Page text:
Midwest Puddle Pirate
Join Date: Feb 2005
Location: Gardner, KS
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My first boat was a Hobie 16. I had never sailed before in my life. I took the boat out for the first time in 30 mph winds, with no instruction at all. I learned very quickly to dump wind from the sails, and I didn't even fly a hull that day.
While there may be better boats to learn on, and boats that will teach you more of the skills required for a keelboat, Hobies are great fun. You can in fact learn to sail on a Hobie, I sure did. The wife however hated the boat. It is wet, and you're ducking under the boom as you tack. Not her cup of tea.
Dog mentioned pitchpoling when running, which can happen. But a hobie is so fast that almost every point of sail is close hauled. Just don't run straight down wind, you can get there faster heading up a bit.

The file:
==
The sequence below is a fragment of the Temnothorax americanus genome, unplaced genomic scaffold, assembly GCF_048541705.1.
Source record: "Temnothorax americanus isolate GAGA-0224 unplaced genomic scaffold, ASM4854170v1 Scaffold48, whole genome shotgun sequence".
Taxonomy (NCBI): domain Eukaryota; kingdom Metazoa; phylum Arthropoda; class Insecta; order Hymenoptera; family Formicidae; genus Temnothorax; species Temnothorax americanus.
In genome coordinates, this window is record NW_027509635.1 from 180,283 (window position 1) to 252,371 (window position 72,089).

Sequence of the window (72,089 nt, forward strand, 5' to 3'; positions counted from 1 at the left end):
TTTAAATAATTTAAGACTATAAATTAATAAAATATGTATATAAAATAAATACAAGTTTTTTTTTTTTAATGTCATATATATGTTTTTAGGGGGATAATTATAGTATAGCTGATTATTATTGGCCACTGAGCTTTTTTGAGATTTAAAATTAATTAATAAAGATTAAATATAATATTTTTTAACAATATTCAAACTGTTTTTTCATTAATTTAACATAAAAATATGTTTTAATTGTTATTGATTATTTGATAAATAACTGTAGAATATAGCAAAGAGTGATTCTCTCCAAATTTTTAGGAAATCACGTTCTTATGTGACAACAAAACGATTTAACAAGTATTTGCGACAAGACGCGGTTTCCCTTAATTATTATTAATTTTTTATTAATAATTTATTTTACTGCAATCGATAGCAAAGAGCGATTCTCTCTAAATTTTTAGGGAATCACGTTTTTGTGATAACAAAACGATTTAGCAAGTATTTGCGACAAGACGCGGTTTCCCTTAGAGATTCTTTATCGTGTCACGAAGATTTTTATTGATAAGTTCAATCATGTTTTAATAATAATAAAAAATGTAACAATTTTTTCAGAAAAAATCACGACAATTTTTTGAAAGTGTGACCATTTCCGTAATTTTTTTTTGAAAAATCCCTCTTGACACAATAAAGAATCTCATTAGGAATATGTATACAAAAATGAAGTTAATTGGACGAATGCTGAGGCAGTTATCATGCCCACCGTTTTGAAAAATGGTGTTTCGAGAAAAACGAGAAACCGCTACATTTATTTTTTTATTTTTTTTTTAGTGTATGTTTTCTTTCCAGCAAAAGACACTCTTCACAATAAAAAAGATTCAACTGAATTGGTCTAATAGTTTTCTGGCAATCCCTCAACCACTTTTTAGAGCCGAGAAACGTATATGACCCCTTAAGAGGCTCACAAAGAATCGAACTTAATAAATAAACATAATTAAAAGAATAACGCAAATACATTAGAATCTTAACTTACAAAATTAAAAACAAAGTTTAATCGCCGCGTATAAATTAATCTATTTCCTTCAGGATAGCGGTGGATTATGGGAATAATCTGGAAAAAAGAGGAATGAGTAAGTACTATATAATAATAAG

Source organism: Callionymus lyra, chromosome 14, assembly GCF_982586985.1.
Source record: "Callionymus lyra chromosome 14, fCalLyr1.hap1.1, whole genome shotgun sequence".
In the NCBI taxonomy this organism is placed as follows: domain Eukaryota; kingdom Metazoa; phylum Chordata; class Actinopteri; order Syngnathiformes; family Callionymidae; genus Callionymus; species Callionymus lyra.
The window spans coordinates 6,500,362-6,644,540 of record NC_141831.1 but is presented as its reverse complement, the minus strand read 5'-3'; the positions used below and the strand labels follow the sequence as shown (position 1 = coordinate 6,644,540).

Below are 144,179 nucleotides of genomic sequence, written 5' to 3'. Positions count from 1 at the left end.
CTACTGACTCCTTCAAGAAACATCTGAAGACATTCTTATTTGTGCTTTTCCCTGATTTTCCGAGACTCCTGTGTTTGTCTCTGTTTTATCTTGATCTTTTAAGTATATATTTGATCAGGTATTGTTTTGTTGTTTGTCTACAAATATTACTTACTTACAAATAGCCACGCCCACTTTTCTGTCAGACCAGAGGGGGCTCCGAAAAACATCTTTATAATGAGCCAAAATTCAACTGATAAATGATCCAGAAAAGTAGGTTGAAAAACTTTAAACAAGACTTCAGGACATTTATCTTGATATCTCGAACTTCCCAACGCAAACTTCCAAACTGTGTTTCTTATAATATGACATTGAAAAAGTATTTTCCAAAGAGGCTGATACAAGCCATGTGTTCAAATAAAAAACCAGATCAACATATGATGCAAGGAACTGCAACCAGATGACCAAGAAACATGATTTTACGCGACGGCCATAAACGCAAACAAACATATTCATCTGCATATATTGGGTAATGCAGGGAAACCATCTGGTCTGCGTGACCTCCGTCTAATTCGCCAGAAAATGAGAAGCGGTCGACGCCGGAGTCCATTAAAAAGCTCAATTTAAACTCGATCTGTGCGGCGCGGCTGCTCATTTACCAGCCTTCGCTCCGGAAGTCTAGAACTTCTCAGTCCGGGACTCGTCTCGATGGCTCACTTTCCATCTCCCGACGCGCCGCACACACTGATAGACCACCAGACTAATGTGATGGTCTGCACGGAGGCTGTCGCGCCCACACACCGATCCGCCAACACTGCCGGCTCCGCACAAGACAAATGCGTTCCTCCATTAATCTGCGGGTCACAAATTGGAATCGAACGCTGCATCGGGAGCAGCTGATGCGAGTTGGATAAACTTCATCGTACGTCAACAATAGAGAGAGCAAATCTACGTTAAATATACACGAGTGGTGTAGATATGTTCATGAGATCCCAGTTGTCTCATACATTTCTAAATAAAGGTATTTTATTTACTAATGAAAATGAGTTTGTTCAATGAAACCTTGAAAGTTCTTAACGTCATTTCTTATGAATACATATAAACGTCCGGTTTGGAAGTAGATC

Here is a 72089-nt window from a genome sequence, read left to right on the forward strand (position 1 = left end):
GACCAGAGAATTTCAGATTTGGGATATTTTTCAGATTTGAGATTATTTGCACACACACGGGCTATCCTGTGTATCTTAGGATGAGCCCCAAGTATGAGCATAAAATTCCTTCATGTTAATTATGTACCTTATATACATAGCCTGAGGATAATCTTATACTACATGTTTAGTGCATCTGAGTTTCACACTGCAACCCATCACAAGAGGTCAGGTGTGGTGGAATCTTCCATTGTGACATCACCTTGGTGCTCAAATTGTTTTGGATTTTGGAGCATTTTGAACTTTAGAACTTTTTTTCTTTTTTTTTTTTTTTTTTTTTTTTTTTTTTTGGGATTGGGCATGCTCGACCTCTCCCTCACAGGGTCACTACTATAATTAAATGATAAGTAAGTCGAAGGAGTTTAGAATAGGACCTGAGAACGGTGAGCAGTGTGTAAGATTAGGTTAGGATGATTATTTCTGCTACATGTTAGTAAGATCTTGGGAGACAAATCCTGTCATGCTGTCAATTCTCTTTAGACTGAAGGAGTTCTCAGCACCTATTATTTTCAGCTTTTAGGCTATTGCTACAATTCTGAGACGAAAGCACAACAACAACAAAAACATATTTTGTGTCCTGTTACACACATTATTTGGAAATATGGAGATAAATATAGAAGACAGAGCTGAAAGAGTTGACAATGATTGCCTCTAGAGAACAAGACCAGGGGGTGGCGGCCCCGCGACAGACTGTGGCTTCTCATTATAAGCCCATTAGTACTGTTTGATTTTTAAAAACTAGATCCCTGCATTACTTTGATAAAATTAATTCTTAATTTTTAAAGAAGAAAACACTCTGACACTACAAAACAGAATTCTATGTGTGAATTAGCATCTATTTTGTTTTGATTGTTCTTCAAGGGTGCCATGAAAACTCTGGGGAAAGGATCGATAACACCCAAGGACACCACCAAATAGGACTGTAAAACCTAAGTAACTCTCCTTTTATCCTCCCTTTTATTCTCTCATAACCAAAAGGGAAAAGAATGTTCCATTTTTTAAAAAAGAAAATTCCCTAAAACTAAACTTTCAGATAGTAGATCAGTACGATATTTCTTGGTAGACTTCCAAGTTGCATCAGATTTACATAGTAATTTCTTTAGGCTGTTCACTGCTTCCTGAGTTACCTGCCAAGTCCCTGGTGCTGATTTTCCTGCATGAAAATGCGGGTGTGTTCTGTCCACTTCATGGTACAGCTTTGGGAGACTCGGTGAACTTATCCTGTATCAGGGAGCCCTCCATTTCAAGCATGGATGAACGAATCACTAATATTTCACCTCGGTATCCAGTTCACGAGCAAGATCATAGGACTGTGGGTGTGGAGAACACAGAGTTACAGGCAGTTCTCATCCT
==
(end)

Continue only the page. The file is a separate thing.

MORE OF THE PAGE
If no one has told you yet, you need to learn about the soft hulls on a H16. The older H16's had a foam filled fiberglass hull. As the hulls age, the foam tends to shrink away from the deck skin ahead of the trampoline. This will seriously compromise the strength of the hull. I learned about this after buying mine. The demise of the boat came when I pitchpoled it (no not on a run) and the port hull was bent backward when the mast hit the water, and the port side sank to just below the surface. It ruined our whole day, just as the wind was finally picking up.
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John USYacht 27 "Cora Lee"